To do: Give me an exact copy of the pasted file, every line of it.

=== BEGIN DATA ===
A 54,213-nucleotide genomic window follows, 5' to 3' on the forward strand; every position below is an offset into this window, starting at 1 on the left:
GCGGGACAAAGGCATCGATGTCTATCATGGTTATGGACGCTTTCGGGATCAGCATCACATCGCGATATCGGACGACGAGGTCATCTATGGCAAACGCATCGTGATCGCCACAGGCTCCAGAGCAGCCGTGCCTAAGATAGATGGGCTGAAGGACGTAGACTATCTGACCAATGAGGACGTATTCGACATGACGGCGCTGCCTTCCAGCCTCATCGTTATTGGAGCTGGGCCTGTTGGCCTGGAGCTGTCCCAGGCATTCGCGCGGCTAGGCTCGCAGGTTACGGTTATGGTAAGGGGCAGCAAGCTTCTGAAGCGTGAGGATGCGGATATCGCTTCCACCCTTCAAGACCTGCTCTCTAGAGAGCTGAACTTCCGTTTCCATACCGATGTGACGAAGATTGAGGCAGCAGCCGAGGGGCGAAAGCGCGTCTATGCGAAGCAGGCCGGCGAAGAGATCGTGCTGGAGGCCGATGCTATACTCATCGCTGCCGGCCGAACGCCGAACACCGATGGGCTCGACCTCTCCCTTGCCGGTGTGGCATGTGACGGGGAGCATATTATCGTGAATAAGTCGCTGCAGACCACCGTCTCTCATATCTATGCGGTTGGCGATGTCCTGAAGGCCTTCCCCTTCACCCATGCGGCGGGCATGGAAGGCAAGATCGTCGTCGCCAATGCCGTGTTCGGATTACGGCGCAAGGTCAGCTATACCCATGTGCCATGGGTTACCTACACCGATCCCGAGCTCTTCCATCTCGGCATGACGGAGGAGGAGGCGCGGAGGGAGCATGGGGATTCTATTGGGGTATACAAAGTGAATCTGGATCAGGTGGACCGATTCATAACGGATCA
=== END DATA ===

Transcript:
A 54,213-nucleotide genomic window follows, 5' to 3' on the forward strand; every position below is an offset into this window, starting at 1 on the left:
GCGGGACAAAGGCATCGATGTCTATCATGGTTATGGACGCTTTCGGGATCAGCATCACATCGCGATATCGGACGACGAGGTCATCTATGGCAAACGCATCGTGATCGCCACAGGCTCCAGAGCAGCCGTGCCTAAGATAGATGGGCTGAAGGACGTAGACTATCTGACCAATGAGGACGTATTCGACATGACGGCGCTGCCTTCCAGCCTCATCGTTATTGGAGCTGGGCCTGTTGGCCTGGAGCTGTCCCAGGCATTCGCGCGGCTAGGCTCGCAGGTTACGGTTATGGTAAGGGGCAGCAAGCTTCTGAAGCGTGAGGATGCGGATATCGCTTCCACCCTTCAAGACCTGCTCTCTAGAGAGCTGAACTTCCGTTTCCATACCGATGTGACGAAGATTGAGGCAGCAGCCGAGGGGCGAAAGCGCGTCTATGCGAAGCAGGCCGGCGAAGAGATCGTGCTGGAGGCCGATGCTATACTCATCGCTGCCGGCCGAACGCCGAACACCGATGGGCTCGACCTCTCCCTTGCCGGTGTGGCATGTGACGGGGAGCATATTATCGTGAATAAGTCGCTGCAGACCACCGTCTCTCATATCTATGCGGTTGGCGATGTCCTGAAGGCCTTCCCCTTCACCCATGCGGCGGGCATGGAAGGCAAGATCGTCGTCGCCAATGCCGTGTTCGGATTACGGCGCAAGGTCAGCTATACCCATGTGCCATGGGTTACCTACACCGATCCCGAGCTCTTCCATCTCGGCATGACGGAGGAGGAGGCGCGGAGGGAGCATGGGGATTCTATTGGGGTATACAAAGTGAATCTGGATCAGGTGGACCGATTCATAACGGATCA